Russia has established itself as a bit of a haven for cybercrime. One can quite easily buy illegal web traffic from vendors in that country, and some have recently speculated that the only reason the creators of the Carberp Trojan were arrested was because their malware was directed at Russian Nationals, instead of exclusively at outsiders, a practice the Russian government has historically seemed to let fly. Though, its evident that things are about to change. The Russian Interior Ministry now says it plans to go after Russian ISP's who host customers that share illegal and copyrighted material.
The Interior Ministry's cybercrime department is currently auditing internet service providers on a country-wide level, and will likely have results no later than mid-May. The new effort will go after not only users, but the providers who host any illegal content they're found with as well. Head Director of the Ministry of Internal Affairs of the Moscow region Seralinov Jannat has said that there will be penalties for the distribution of pirated movies and pornography distributed to minors, both punishable by prison terms of up to 6 years. Some have speculated that the stricter rules concerning hosting are indicative of some of the latest presidential amendments to the Civil Code, mapped out last week in the State Duma. President Dmitry Medvedev suggested that these changes take effect in September.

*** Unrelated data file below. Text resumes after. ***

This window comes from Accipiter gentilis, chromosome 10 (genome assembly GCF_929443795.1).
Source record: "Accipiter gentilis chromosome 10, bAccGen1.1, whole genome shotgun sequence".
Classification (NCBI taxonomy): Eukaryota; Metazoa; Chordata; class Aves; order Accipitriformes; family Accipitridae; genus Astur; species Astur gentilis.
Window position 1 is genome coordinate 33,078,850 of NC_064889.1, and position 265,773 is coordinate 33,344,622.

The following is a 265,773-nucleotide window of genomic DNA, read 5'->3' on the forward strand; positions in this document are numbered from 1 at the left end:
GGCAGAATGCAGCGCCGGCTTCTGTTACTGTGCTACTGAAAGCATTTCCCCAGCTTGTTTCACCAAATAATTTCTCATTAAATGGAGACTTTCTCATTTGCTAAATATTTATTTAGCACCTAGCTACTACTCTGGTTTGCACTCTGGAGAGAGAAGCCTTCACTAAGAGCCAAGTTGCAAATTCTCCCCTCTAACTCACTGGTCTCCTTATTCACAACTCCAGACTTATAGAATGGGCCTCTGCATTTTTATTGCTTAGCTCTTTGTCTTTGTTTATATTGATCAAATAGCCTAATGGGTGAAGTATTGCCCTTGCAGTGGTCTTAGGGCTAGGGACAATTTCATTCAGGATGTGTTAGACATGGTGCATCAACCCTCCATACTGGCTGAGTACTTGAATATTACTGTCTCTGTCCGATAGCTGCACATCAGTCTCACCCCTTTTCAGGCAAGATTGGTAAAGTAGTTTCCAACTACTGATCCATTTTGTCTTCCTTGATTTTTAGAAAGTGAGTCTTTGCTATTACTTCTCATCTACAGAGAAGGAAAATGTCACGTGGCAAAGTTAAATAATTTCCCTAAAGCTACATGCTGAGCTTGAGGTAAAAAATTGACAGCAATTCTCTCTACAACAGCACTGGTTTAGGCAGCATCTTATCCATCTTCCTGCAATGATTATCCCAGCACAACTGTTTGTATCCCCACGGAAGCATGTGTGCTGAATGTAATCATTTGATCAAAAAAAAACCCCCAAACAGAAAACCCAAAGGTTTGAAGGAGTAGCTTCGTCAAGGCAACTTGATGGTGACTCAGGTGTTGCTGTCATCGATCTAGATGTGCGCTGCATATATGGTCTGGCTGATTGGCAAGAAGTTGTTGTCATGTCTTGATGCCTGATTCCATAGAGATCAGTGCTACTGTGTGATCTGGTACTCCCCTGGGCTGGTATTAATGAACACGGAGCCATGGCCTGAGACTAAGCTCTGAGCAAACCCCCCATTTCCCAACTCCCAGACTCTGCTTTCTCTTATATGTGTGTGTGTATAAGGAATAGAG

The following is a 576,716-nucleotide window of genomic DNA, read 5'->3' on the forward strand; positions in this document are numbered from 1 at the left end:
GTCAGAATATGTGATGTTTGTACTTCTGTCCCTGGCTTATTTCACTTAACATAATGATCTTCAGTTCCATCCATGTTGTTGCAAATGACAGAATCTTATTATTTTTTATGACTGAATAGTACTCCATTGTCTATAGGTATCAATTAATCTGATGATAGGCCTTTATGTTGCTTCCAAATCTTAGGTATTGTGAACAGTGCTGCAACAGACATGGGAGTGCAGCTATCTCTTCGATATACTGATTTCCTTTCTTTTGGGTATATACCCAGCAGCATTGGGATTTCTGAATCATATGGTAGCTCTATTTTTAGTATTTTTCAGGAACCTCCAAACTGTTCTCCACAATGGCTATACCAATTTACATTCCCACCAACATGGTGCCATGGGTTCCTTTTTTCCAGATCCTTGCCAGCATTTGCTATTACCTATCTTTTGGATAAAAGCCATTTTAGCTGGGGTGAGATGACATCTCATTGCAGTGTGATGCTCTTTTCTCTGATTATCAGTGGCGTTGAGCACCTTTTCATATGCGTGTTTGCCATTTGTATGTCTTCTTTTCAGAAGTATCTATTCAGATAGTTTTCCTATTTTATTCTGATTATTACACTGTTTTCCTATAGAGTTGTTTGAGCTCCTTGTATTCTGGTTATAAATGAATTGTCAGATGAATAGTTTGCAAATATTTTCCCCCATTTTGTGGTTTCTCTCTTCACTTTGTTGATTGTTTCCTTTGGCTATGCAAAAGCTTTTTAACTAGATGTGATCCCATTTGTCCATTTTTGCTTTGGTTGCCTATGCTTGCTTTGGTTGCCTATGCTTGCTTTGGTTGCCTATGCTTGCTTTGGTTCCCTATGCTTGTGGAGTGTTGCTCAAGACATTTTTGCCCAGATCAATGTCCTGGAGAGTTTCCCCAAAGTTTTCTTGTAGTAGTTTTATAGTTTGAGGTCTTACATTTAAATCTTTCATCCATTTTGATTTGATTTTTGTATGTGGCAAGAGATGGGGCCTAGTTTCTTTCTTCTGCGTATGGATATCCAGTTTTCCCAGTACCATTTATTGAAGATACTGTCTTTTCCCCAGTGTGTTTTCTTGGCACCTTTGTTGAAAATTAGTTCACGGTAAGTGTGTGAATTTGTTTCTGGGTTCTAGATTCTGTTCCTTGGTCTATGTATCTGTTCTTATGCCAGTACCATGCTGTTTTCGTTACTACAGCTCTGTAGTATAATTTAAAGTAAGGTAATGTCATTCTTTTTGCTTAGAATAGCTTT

No ISP's in Russia have yet reported any monitoring of their networks regarding this extension of infringement liability, and while it must be proven that Russian ISP's knowingly distributed illegal content, 6 years in that country's penal system is no joke. Picture the lands north of The Wall in HBO's Game of Thrones series to get an idea of a Siberian prison.